The people and rulers of a geographic area roughly encompassing modern day Tamil Nadu and Kerala are covered in the Sangam literature. It mentions Cheras, Cholas and Pandyas as the main rulers. Cheras were in control of an area which covers large part of today’s Kerala State. Cholas controlled northwestern parts of Tamil Nadu and Pandyas controlled the Middle and Southern parts of Tamil Nadu. Maturaikkāñci and Neṭunalvāṭai praises the Pandyan king Netunceliyan. Paṭṭinappālai praises the Chola king Karikal Valavan. Patiṟṟuppattu has ten chapters each with ten poems and talks about ten Chera rulers. The first chapter and the last chapter are not available now. Glory of Senguttuvan’s father Neduncheralathan is covered in one of these chapters. Many other chieftains were praised for their bravery and kindness in the Sangam literature. These chieftains ruled under the suzerainty of Cheras, Cholas or Pandyas.
Sanskrit and North Indian religions had already made inroads into Sangam era regions. Sanskrit words had made inroads into Tamil language. Patiṟṟuppattu has the minimum infusion of Sanskrit with twelve words. Others have more. Some of the Sangam poets were Brahmins. Poems like Thirumurugattrupadai indicate that North Indian religious practices had made inroads into Tamil area.
There is evidence that Jainism and Buddhism were being patronised by all three kings. Given that the five epics were written by Buddhist and Jain authors during post Sangam period, it’s reasonable to assume that these religions may have made inroad into Tamil Nadu during Sangam era.
In general Sangam poetry was little affected by the external religious thoughts. Most people still prayed to local gods Seyon, Maayon, Kottravai, Venthan, and Varunan (Kadalon).
Most of the Sangam poetry was about love and heroism. That Tamils were able to produce beautiful literature shows that Tamil had already become a well developed language during Sangam era.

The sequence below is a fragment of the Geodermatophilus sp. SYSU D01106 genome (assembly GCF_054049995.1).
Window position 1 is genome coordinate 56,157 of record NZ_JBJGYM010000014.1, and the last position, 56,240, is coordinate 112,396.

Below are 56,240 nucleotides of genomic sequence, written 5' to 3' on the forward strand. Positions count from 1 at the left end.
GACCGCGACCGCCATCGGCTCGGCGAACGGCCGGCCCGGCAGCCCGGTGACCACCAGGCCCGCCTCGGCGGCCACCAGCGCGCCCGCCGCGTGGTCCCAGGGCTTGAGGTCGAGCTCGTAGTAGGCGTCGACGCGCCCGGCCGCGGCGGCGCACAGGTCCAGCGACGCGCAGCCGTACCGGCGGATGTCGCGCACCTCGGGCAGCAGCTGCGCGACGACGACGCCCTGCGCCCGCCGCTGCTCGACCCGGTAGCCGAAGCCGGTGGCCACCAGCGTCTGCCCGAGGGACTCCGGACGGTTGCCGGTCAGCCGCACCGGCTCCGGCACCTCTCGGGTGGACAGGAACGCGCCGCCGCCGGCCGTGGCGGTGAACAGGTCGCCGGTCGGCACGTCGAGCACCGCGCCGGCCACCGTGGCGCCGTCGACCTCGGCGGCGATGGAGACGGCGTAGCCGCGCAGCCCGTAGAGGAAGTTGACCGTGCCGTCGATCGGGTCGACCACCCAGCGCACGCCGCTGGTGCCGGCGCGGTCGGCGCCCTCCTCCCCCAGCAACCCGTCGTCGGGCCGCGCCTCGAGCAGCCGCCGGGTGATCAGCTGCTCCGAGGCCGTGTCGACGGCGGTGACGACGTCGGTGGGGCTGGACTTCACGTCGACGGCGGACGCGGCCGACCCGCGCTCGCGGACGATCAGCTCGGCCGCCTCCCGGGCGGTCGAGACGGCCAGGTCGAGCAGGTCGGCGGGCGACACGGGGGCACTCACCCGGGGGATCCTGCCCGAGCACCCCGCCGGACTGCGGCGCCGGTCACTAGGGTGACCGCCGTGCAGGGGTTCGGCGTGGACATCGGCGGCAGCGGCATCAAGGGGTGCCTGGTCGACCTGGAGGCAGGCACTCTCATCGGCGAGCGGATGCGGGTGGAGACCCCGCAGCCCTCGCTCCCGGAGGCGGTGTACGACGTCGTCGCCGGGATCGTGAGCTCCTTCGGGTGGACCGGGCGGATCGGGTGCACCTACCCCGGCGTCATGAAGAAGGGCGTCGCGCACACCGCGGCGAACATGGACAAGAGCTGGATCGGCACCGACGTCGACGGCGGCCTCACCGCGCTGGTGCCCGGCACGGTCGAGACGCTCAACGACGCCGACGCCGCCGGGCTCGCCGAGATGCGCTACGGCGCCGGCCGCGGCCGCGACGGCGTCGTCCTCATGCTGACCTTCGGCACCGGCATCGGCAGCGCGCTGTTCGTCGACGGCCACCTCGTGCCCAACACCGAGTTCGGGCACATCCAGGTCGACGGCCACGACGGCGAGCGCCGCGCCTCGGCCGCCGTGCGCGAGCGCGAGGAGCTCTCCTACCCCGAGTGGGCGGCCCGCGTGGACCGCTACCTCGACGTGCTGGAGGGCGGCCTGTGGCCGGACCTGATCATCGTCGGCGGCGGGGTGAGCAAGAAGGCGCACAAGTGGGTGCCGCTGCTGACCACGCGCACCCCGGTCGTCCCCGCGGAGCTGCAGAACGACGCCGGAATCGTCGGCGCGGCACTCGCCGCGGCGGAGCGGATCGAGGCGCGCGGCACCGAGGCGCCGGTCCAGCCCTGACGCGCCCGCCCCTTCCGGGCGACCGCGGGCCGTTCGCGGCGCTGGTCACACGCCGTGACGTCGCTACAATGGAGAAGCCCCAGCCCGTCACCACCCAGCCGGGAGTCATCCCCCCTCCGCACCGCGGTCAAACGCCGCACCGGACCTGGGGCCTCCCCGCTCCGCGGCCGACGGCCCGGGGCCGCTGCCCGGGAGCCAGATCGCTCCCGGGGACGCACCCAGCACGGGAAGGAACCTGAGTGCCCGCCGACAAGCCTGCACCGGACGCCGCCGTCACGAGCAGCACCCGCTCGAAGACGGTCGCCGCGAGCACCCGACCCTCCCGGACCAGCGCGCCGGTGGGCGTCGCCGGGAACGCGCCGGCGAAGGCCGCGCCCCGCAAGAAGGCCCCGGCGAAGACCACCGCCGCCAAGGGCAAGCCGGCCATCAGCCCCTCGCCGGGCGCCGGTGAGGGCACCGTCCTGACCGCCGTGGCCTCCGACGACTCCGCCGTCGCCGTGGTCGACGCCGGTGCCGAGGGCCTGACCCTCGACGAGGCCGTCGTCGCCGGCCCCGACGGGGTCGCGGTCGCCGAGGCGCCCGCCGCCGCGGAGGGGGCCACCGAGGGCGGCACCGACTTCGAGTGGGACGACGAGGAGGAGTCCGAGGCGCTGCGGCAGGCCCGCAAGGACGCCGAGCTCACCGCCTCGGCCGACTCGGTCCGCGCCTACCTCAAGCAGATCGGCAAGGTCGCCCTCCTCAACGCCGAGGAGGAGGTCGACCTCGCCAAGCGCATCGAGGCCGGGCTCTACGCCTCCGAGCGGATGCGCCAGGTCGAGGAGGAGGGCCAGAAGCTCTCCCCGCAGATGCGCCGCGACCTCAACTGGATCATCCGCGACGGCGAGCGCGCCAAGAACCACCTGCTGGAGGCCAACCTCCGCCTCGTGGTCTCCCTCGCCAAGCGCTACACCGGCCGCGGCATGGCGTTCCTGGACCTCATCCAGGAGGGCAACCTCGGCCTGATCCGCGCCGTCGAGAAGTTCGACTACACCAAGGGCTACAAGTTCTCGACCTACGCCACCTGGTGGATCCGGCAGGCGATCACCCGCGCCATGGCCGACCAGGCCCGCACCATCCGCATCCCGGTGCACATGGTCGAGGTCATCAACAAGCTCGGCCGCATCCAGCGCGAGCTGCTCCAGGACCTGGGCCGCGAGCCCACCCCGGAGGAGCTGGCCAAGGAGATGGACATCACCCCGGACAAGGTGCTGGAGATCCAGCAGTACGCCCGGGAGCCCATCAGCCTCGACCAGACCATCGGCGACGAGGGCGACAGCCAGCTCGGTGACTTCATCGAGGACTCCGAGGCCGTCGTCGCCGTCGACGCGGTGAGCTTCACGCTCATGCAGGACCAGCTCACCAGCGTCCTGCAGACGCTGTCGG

Sangam Tamil was able to be read by the current Tamil scholars indicating that literary Tamil had not changed much over the last two millennia.
Chera Nadu of Sangam literature roughly covers present day Kerala State where the people now read, write and speak Malayalam. Though Malayalam and Tamil are sister languages, the Malayalam language scholars generally don’t have the ability to read and understand the Sangam literature.
Sangam literature has described the valour of many Chera rulers including Nedum Cheralathan father of ‘ Silapathikaram ’ fame Senguttuvan and Ilango Adikal. He patronised Buddhism and Jainism. People of Kerala can be proud of the valour of their ancient kings. Ancestry of present day Malayalis is a complicated one because of the ethnic mingling that occurred in Kerala. Though ethnic mingling had occurred in all linguistic groups in South Asia, it probably happened on a larger scale in Kerala. Only the scholars in Kerala will be able to clarify this matter.
The earliest known reference to Onam is found in ‘ Maturaikkañci ’. It mentions that Onam festival was being celebrated in Madurai temples. It is now an important festival for the Malayalis.
Sangam literature offers a window into the ancient Tamil culture, people and their beliefs. These poems also allude to historical incidents, ancient Tamil kings, the effect of war on loved ones and households. It is generally nonreligious except for occasional mention of Gods.
From Wikipedia: “On their significance, Zvelebil quotes A K Ramanujan, “In their antiquity and in their contemporaneity, there is not much else in any Indian literature equal to these quiet and dramatic Tamil poems. In their values and stances, they represent a mature classical poetry: passion is balanced by courtesy, transparency by ironies and nuances of design, impersonality by vivid detail, austerity of line by richness of implication. These poems are not just the earliest evidence of the Tamil genius. The Tamils, in all their 2,000 years of literary effort, wrote nothing better.”
- Downloadable classical Tamil literatures – TamProject Madurai – https://www.projectmadurai.org/pmworks.html
- Introducing Tamil Literature, Kamil Zvelebil. 1968
- Prehistory of Tamil literature,Kamil Zvelebil. 2010
- The Pandyan Kingdom, K N Neelakanda Sastri. 1929